Bhuvi Gupta: On Fesive sales, Micromax & Hooked by Nir Eyal

03 Nov,2020

Bhuvi GuptaBy Bhuvi Gupta


Today’s column is a bit different from my usual deep dive into a single topic, with some thoughts from my notepad about things that have caught my eye in the last fortnight.


2020 has been strange, to say the least, and I, like most, have been awaiting the festival season to celebrate and feel some joy. A sentiment shared by the corporate sector, which depends on this quarter for their profits, but this year, it’s depending on it for minimising losses. The initial reports are showing signs of recovery and buoying positive sentiment. According to data from Redseer Consulting, the first week of festive sales conducted in the last fortnight has seen an increase of 51% in Gross Merchandise Value  (from $2.7 billion in 2019 to $4.1 billion). While this is partly also fuelled by offline consumption moving online, the economy is heaving a sigh of relief.


Micromax’s Comeback

You might have seen Micromax’s relaunch campaign helmed by the CEO, Rahul Sharma.  With more than half a million people yet to go online in India, combined with the high replacement rates for smartphone for people, the smartphone categpry is and will be on fire for the coming decade at least. Every year the festive e-commerce sales also depend on smartphone sales with the category contributing upwards of 40% to the GMV. Coming back to Micromax, India’s Number 1 homegrown smartphone brand, in the relaunch video (link –, Rahul Sharma plays all the cards which are sure to strike a chord in the average Indian’s heart – he talks about being a middle class boy who took a loan of 3 lakh from his father to launch Micromax, but with the onslaught of Chinese smartphone makers stumbled, and lost his way, vision and subsequently market share. He touches on the ‘Make in India’ call to rouse audiences to buy the new series aptly titled ‘In’


The problem of course is that the story, while compelling omits certain points Micromax built its market share on the back of great marketing.  It took China-manufactured phones and branded them as Micromax devices. As a result, because of a lack of R&D, the after-sales service and support was negligible – a weak point which all the China mobile behemoths took full advantage of to wipe out market share (and rightly so, after-sales service is crucial for an essential device like a phone). He also forgets to mention his marriage to Bollywood/ Kollywood/ Tollywood star Asin, which makes his description of the middle-class boy-next-door a little hard to stomach, as these descriptors no longer hold true.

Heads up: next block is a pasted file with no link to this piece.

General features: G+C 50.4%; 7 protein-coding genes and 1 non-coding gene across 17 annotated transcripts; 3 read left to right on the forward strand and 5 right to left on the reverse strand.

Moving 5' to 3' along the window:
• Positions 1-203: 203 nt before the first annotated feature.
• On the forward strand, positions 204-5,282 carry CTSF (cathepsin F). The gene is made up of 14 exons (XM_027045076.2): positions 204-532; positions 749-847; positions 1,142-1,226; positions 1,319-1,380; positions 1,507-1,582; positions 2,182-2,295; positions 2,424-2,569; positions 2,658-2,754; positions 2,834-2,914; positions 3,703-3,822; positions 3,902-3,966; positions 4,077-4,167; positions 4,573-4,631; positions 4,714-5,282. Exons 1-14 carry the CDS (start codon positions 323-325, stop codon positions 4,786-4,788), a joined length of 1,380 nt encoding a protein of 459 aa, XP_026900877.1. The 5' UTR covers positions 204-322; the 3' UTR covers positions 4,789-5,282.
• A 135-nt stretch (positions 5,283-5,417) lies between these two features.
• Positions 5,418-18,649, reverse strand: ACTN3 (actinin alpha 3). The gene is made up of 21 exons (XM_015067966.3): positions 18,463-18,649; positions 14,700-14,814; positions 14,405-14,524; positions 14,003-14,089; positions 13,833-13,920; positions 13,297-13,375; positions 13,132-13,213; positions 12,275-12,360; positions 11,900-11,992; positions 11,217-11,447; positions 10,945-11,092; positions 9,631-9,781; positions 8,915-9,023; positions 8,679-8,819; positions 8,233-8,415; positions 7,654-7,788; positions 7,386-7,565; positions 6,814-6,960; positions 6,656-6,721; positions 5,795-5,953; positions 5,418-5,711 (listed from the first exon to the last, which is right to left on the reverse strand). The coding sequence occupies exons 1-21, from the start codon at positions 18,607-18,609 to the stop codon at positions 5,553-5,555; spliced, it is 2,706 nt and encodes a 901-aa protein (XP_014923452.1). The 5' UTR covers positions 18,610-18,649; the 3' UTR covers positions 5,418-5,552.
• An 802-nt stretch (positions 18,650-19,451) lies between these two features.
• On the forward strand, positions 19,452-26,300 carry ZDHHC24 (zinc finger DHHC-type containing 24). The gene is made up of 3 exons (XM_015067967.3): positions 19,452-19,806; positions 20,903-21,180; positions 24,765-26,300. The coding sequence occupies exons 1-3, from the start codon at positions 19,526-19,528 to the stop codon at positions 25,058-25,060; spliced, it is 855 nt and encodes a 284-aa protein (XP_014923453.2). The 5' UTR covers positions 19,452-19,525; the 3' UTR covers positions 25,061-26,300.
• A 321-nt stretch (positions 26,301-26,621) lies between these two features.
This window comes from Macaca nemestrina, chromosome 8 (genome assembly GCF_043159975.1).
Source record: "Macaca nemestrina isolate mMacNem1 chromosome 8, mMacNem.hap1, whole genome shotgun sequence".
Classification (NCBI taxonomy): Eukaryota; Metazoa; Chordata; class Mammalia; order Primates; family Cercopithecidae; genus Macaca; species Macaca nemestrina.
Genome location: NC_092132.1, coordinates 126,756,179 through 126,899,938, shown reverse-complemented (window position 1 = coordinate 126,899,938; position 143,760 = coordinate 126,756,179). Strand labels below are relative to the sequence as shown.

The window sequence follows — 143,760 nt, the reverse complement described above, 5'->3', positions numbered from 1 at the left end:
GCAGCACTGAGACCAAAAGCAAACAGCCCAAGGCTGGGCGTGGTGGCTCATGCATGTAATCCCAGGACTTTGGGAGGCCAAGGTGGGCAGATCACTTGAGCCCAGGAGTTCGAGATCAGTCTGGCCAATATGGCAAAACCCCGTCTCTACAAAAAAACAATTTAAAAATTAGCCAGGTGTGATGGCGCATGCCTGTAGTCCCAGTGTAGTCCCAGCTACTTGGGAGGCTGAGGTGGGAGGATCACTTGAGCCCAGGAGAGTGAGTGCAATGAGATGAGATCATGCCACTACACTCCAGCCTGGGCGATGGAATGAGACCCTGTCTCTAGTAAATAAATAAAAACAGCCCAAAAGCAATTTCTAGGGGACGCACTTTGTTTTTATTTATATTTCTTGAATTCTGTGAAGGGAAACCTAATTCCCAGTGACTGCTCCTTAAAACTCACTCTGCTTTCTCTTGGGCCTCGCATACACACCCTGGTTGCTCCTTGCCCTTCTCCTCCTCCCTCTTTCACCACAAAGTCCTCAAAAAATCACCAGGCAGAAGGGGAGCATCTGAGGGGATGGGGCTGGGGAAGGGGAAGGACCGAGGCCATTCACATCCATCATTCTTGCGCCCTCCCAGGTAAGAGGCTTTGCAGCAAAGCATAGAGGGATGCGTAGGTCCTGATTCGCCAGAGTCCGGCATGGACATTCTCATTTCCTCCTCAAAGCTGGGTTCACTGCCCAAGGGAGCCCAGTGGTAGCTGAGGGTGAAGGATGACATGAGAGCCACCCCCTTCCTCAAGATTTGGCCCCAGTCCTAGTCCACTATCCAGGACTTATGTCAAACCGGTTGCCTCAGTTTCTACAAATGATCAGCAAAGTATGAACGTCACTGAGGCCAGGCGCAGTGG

While the majority of the market is oblivious to these facts, and these points will work, I am sure it will give competition to the Chinese behemoths which control the smartphone market for a large part today.


Hooked by Nir Eyal

The advent of the internet has brought with it great changes in marketing in the last decade. A key differential of the digital evolution as compared to the TV evolution is how understanding consumer behaviour has become easier. This in turn has lead to building products, which fit target audiences better. The concept is beautifully explained in my latest read, ‘Hooked’ by Nir Eyal.


Eyal has explained the consumption process through a four step model – a internal trigger like a frisson of anxiety or external trigger such as an ad, which leads us to the action of logging into social media like Facebook or Twitter, which through previous interaction, we know will reward us by showing us our posts which has been liked, or content which is of interest to us, thereby assuaging our anxiety.


Such feedback loops help in establishing habits, which make these products so addictive. The fourth quadrant which focuses on ‘Investment’ explains why such habits are so hard to break – users invest time and build a community of friends and followers which feeds these feedback loops and creates stickiness to the platform.


While the book focuses on digital products like Facebook, the concepts can be applied to other industries and products. All in all a great read on understanding consumer behaviour and psychology.


That’s all from me today. Do share if you have read ‘Hooked’ or whether I have inspired you to pick up a copy.


Bhuvi Gupta is a marketer with over 10 years across industries, of which the last six have been in Media & Entertainment. She has been a part of many launch marketing campaigns – specifically at the Times of India group, Republic TV and the latest in marketing a Bollywood film. She will write on A&M (mostly marketing, but often on advertising too) every other Tuesday. Her views here are personal. She tweets at @bhuvigupta3



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